Travelling on motorcycle certainly forged my resilience, but also to admit that sometimes you have to learn to let go, you cannot control everything. When I set off on my African journey I was hoping for an emotional slap in the face, I was really clearly looking for a challenge, it came but in the way I was expecting it but throughout a serious road accident in Nigeria, it forged me.

Solo journey: name three things to bring and three things to leave behind (you can also name emotions).
Things to bring : Patience, a good toolkit , one luxury item ( mine is a coffee maker)
Things to leave behind : Expectations, too many clothes, hard case luggage (though this is a personal preference, I find them quite dangerous when going off road)

During your trips, what was the reaction of people seeing a woman travelling alone on a motorbike? And how do women react when you share your solo trip experiences on social media for example?
People (in Africa) were usually very surprised when I removed my helmet and they saw a women “You are a women, you shouldn’t be dressed like this and riding a bike” or “You should be driving a car not a bike” I remember stopping by a school in Guinea, all the kids came rushing at the motorbike when they saw me, I could see eyes in a few of the little girls shining as if they were thinking “that means I could ride a bike myself too!” They had hands everywhere, wanting to twist the throttle.
There seem to be more and more women involved in the motorcycle adventure world on social platforms. Though it feels like women react more quietly on social media when sharing content, I am also not that big on social media compared to some other women travellers out there.

In general, what more do you think could be done to encourage more women into motorcycling?
Things are definitely getting better on that front with the help of social media whether this is with women involved in motorcycling sport (whether it’s Dakar or Moto GP) or travelling. There are also a couple of weekend events that I know for instance in the UK and France for women with talks, technical courses, test rides, that creates empowerment and inspiration within the community. It feels to me that this is great to share and encourage, and maybe for those not keen on travelling on their own, dedicated women road trips. Women should inspire women.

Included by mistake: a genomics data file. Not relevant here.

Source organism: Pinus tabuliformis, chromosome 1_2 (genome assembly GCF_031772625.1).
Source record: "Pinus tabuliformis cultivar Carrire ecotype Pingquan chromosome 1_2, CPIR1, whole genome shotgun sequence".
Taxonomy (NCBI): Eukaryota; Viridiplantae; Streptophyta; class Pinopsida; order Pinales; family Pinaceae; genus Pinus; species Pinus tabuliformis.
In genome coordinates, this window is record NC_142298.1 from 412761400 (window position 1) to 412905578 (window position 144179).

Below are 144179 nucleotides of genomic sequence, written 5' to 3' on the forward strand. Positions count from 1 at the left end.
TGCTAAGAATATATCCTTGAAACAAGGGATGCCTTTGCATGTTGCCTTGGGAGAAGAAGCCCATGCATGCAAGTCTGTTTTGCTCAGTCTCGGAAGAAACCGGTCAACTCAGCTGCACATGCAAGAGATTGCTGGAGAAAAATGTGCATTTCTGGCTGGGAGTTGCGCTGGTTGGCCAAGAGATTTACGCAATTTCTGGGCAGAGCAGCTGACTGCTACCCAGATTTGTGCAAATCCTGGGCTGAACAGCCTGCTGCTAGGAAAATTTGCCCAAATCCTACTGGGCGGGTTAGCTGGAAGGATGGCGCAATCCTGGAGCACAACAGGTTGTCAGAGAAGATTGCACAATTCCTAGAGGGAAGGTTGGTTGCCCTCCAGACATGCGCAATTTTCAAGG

Memories that excite you for a lifetime: can you name the most extraordinary place you have visited on a motorbike and an unforgettable person you have met during your travels?
That’s a tough question ! So many extraordinary places with good memories and people. I just love it when after a long day riding with no particular plan for where to stay for the night, coming across the most beautiful spot, setting up camp, relaxing with a drink and sometimes sharing the moment with people you met on the road and sharing stories in an unlikely remote place of the world. Each memory and situation is unique, and sometimes it’s just a funny moment shared on the road that will stick in memories.

What are your future plans? Any special places you want to go to on your motorbike?
I would love to discover more of the world on two wheels including the east coast of Africa to complete the full tour of Africa.I always believe the whole planet is worth discovering. But on a different level I would also like in the next few years to participate in rallies and get Harriet to do what she’s been built for because without the luggage it’s also quite a lot of fun! I like the challenges the rallies offer and the biker spirit and community that those events bring.

Lastly, for all the women still undecided about their first solo trip, and for all the women of the MissBiker community who dream about being a free spirit on their motorcycle, what advice do you have for them?
Follow your heart and your dreams. Believe in yourself. You will never regret the things you have done but might regret not having done them. Do not listen to people who haven’t been there and tell you that it is dangerous for women. For what it’s worth, I have always found it easier to travel on my own than when I was accompanied by a man. The world will be looking after you.